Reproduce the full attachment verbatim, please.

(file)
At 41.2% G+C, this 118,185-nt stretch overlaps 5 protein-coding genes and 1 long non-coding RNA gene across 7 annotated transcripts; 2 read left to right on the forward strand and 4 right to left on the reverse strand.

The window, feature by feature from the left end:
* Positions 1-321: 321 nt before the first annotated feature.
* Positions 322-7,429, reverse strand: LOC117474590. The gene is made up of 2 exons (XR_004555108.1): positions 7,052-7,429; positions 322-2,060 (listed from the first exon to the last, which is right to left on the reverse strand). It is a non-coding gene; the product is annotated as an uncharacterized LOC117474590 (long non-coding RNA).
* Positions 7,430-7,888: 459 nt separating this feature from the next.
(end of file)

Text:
At 41.2% G+C, this 118,185-nt stretch overlaps 5 protein-coding genes and 1 long non-coding RNA gene across 7 annotated transcripts; 2 read left to right on the forward strand and 4 right to left on the reverse strand.

The window, feature by feature from the left end:
* Positions 1-321: 321 nt before the first annotated feature.
* Positions 322-7,429, reverse strand: LOC117474590. The gene is made up of 2 exons (XR_004555108.1): positions 7,052-7,429; positions 322-2,060 (listed from the first exon to the last, which is right to left on the reverse strand). It is a non-coding gene; the product is annotated as an uncharacterized LOC117474590 (long non-coding RNA).
* Positions 7,430-7,888: 459 nt separating this feature from the next.